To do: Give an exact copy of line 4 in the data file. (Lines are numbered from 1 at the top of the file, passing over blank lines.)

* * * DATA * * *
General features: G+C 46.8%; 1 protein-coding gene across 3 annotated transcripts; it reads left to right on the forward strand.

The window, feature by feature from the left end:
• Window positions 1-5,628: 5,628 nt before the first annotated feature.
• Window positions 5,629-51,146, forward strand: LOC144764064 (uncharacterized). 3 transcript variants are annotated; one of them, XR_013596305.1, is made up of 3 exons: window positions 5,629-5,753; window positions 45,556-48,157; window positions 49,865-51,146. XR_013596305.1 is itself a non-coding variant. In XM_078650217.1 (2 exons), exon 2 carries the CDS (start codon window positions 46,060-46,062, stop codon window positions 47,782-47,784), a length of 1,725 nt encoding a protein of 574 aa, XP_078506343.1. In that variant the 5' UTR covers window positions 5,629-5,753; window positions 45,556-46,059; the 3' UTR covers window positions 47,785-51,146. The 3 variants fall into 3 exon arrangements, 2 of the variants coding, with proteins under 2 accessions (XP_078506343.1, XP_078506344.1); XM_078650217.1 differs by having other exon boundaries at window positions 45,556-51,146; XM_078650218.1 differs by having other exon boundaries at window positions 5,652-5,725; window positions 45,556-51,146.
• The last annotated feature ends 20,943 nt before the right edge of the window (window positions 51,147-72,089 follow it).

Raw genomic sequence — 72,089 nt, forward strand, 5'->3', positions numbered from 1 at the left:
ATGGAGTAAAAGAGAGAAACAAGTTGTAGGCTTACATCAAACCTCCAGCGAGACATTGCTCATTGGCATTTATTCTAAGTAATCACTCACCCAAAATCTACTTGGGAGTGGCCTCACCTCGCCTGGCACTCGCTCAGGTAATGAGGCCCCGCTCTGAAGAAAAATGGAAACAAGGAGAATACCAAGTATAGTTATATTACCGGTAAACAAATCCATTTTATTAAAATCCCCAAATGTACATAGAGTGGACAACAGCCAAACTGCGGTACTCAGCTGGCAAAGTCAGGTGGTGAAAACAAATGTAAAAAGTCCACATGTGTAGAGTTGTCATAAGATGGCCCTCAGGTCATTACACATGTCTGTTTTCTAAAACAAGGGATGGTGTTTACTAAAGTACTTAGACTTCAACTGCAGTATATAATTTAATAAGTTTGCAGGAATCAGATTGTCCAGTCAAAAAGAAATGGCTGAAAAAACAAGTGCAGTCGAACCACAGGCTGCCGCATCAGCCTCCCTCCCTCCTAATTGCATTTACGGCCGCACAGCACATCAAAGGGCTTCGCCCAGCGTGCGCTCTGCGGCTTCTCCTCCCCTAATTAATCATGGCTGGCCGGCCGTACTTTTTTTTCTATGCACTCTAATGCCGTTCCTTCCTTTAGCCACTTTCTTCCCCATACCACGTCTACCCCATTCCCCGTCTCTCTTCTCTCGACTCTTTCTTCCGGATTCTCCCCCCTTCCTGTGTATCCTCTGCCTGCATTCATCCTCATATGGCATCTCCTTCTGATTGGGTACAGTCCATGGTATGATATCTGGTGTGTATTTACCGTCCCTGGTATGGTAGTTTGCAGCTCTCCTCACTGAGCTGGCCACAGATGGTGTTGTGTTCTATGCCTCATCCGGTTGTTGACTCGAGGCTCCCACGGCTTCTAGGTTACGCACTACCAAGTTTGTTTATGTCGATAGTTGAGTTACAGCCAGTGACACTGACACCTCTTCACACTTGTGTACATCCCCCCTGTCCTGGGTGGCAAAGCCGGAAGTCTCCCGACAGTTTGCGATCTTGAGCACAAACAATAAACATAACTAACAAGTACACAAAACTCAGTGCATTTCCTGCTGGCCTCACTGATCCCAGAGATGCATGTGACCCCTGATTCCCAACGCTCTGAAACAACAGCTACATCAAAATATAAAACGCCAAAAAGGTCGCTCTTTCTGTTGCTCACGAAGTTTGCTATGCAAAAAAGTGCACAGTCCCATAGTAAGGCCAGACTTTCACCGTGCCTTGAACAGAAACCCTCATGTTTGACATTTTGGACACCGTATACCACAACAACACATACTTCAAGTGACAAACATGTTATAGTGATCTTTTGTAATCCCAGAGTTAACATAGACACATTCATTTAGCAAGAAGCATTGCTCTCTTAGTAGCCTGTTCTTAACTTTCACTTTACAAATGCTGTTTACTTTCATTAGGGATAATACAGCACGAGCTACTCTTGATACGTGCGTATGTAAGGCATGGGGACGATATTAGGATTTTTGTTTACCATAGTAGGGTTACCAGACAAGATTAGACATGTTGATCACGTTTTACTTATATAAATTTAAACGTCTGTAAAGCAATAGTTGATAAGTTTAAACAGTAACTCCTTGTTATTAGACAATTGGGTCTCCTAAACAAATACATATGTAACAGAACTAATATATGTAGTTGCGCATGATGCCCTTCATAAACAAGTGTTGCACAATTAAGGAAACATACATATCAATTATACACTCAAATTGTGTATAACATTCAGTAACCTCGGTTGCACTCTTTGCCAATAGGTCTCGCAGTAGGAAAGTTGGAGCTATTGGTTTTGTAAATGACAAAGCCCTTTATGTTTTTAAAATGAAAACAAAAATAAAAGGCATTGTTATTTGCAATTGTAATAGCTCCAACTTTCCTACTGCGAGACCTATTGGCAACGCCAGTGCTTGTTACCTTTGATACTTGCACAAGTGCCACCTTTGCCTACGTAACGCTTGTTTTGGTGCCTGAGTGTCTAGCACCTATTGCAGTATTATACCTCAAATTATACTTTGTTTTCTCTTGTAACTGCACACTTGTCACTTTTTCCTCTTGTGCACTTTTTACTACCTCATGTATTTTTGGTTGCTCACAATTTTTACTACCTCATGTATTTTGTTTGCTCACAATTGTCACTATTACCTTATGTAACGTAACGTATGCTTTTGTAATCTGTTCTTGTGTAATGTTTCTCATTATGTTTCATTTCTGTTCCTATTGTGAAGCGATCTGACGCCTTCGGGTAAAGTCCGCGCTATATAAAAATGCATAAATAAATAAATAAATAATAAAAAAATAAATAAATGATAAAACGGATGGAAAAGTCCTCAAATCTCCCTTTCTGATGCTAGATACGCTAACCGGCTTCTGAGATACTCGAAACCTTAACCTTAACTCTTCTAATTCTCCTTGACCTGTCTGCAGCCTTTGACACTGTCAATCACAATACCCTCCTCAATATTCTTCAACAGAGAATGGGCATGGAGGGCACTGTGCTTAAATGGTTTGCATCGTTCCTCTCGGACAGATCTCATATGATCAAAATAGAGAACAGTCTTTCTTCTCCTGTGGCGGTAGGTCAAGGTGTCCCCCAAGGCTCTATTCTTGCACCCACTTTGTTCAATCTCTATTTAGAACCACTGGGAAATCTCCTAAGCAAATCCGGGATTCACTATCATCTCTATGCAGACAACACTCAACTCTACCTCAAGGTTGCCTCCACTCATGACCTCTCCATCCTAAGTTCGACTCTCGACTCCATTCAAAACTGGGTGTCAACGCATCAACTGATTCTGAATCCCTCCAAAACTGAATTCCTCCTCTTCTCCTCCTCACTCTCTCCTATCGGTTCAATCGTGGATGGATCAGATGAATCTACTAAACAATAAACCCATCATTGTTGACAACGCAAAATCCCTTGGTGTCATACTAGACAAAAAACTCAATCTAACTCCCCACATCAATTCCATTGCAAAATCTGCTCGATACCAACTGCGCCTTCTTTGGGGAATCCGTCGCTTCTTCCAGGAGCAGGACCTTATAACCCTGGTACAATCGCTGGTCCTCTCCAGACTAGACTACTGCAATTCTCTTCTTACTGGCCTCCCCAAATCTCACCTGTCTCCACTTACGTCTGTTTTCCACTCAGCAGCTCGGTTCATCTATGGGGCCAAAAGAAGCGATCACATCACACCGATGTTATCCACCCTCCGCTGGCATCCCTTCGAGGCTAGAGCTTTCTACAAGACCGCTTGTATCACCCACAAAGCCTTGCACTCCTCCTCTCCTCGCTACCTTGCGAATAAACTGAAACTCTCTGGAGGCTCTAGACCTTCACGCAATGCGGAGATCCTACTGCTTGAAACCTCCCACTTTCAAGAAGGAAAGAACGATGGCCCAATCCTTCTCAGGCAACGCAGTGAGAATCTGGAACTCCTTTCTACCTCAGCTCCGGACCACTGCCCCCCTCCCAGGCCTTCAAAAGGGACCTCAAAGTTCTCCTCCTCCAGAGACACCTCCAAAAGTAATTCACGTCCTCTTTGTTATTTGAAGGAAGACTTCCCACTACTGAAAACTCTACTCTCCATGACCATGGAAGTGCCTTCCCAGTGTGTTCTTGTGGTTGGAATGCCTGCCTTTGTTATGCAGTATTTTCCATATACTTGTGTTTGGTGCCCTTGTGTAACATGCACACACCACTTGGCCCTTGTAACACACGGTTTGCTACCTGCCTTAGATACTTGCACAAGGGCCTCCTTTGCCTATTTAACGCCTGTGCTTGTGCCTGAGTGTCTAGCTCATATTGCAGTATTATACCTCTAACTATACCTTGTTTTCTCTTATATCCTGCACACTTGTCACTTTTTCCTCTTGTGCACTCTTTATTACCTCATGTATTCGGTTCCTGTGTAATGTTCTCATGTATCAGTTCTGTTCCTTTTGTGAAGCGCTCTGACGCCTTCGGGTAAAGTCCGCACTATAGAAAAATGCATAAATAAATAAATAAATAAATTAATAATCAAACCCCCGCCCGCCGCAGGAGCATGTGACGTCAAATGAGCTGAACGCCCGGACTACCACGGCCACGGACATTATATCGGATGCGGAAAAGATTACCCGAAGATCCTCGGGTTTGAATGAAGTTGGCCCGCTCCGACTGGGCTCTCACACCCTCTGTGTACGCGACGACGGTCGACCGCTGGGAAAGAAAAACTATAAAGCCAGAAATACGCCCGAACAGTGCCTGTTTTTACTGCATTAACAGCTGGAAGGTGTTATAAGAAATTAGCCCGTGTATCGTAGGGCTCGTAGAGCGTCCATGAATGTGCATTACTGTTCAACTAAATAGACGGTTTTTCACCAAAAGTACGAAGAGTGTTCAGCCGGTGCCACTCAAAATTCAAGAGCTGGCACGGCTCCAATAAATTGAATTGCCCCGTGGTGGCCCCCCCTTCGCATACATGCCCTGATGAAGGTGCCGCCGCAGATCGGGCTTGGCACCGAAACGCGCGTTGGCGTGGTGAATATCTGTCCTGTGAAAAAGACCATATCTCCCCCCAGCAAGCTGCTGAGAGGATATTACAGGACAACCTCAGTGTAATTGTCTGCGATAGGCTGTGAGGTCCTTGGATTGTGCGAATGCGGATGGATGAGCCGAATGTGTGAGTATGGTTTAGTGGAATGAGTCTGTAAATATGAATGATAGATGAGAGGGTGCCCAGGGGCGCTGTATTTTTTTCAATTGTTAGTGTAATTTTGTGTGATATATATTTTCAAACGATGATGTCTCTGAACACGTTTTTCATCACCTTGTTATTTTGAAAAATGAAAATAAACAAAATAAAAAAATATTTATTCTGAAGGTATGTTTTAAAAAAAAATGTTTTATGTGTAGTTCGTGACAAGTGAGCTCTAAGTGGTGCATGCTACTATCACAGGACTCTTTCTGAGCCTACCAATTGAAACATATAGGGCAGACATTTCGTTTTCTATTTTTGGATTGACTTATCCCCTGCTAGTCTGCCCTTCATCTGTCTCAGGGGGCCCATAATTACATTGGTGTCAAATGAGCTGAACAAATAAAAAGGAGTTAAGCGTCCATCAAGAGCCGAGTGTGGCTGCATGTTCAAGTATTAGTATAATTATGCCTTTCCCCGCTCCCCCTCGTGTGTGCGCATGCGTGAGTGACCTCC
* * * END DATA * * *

• Window positions 5,629-51,146, forward strand: LOC144764064 (uncharacterized). 3 transcript variants are annotated; one of them, XR_013596305.1, is made up of 3 exons: window positions 5,629-5,753; window positions 45,556-48,157; window positions 49,865-51,146. XR_013596305.1 is itself a non-coding variant. In XM_078650217.1 (2 exons), exon 2 carries the CDS (start codon window positions 46,060-46,062, stop codon window positions 47,782-47,784), a length of 1,725 nt encoding a protein of 574 aa, XP_078506343.1. In that variant the 5' UTR covers window positions 5,629-5,753; window positions 45,556-46,059; the 3' UTR covers window positions 47,785-51,146. The 3 variants fall into 3 exon arrangements, 2 of the variants coding, with proteins under 2 accessions (XP_078506343.1, XP_078506344.1); XM_078650217.1 differs by having other exon boundaries at window positions 45,556-51,146; XM_078650218.1 differs by having other exon boundaries at window positions 5,652-5,725; window positions 45,556-51,146.